Hiring Employees: Perfecting the Onboarding Process

by J.B. Maverick

2 min read

High-functioning employees are the lifeblood of any successful business, and this is especially true for small businesses with limited personnel. For new employees to become accustomed to your workplace, settle in, and begin performing at a high level, the process of onboarding – orienting, training, and easing them into their positions – is critically important. Just as interviewees only have one chance to make a good first impression, your company only has one chance to make a good first impression with new employees. Having an established onboarding process in place can significantly impact a new hire’s success in their position – and in your company’s growth that stems from their participation on your team.

A Genuine Welcome

Don’t just tell a new hire they’ve got the job and to show up at 8 a.m. on Monday. Make a point of officially welcoming them in a way that communicates that you see them as a valuable asset and are looking forward to having a mutually prosperous relationship with them. You can engender a feeling of corporate family by having the new employee’s immediate supervisor give them a personal call to welcome them to the company and express their enthusiasm about benefiting from the new employee’s unique skill set. Prior to the new hire actually starting work, have someone – for example, an employee the new hire will be working closely with – get in touch informally, by phone or email, at least once every two or three days and ask if the new hire has any questions or needs any help in preparing to start work. Take steps to avoid thrusting the new employee into an uncomfortable experience of starting their new job cold – facing a sea of unfamiliar faces and having no idea where or how to begin. They may not be officially starting until the 14th, but there’s nothing that prohibits you from inviting them to come by for an informal lunch meeting on the 10th to meet co-workers or to go ahead and arrange their office furniture as they like. Simple steps like these can help the new person coming aboard begin developing a sense of belonging to a corporate family well before they jump in and start working.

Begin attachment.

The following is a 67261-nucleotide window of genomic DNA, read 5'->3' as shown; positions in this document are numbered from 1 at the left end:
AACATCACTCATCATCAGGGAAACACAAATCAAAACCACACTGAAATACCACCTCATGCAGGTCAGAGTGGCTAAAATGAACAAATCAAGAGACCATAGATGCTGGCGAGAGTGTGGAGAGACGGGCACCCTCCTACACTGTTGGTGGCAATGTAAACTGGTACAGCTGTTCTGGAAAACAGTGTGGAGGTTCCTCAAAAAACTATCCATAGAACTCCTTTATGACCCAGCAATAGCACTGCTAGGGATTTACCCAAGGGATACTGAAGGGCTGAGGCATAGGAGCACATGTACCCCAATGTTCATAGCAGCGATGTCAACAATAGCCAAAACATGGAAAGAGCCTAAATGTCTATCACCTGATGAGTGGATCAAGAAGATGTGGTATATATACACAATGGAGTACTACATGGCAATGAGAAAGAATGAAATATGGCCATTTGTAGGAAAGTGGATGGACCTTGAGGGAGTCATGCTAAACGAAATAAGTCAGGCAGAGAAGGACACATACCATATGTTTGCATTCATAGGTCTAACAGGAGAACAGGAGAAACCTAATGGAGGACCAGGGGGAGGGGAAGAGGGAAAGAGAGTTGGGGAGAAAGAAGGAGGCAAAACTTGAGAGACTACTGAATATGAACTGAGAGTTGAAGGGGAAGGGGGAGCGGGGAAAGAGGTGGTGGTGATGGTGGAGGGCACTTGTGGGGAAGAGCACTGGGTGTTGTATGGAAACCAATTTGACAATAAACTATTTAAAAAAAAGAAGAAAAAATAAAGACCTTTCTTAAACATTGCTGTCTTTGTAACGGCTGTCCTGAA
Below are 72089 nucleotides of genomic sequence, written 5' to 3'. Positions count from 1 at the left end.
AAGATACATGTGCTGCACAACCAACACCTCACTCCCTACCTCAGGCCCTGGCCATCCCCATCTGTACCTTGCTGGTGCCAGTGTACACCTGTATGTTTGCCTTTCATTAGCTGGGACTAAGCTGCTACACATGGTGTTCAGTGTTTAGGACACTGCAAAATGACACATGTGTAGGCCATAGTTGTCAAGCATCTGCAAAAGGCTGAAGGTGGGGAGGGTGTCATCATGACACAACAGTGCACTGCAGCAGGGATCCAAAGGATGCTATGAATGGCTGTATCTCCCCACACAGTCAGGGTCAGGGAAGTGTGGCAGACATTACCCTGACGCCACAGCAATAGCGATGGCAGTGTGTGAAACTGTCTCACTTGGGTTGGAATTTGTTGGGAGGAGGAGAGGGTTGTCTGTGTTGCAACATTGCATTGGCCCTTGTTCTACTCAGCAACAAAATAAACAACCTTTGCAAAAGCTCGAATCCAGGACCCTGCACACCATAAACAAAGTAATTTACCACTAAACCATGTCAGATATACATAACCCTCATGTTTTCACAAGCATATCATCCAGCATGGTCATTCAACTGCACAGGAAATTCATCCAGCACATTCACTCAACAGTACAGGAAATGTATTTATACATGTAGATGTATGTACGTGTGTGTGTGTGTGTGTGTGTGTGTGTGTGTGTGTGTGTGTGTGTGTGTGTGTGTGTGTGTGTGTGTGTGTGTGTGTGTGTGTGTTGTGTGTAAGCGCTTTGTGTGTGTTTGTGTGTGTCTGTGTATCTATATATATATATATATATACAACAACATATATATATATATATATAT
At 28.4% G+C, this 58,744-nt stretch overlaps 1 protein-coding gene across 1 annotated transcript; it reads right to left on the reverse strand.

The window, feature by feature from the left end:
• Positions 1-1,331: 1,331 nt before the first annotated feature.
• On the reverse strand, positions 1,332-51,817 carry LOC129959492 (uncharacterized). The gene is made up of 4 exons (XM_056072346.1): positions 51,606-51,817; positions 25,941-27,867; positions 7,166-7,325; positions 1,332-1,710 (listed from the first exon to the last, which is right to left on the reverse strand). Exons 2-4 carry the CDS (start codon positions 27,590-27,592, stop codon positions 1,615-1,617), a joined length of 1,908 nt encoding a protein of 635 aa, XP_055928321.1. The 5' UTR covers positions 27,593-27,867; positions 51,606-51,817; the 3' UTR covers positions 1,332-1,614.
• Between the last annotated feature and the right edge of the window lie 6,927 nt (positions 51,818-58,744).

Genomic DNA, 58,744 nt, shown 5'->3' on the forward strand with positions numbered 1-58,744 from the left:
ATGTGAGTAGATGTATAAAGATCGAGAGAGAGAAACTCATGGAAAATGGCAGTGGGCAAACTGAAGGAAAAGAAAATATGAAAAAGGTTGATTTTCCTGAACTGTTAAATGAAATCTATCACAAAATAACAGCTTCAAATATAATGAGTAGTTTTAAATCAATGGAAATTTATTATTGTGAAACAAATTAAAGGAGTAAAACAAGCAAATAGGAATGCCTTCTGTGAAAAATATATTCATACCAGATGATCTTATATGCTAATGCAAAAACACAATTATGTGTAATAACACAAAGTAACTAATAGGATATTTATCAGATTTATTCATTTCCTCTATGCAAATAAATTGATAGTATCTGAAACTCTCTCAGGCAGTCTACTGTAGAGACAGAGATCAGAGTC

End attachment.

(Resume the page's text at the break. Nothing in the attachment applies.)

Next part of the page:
Smooth the Way

You can develop a good onboarding plan by thinking about what will help new employees ease into their positions as smoothly as possible. Don’t wait until the first time they need to use the copy machine to take the time to familiarize them with how to operate it. The same line of thinking ahead can be applied to other job duties they’re likely to encounter. Help new employees become familiar with other team members by preparing a photo array of employees, complete with names and job titles. Make sure someone introduces them to key go-to personnel for various needs, like the person to call if they’re having a problem with using their iPad or company mobile phone. As the owner, meet with new employees early on and share the history of how you got things started. Note recent accomplishments and current company goals, and let them know how you envision them contributing to the company’s future success. New hires will be more effective, more quickly, the sooner they feel like they have a clear vision of your company’s brand identity and how they can help to enhance it.

References & Resources

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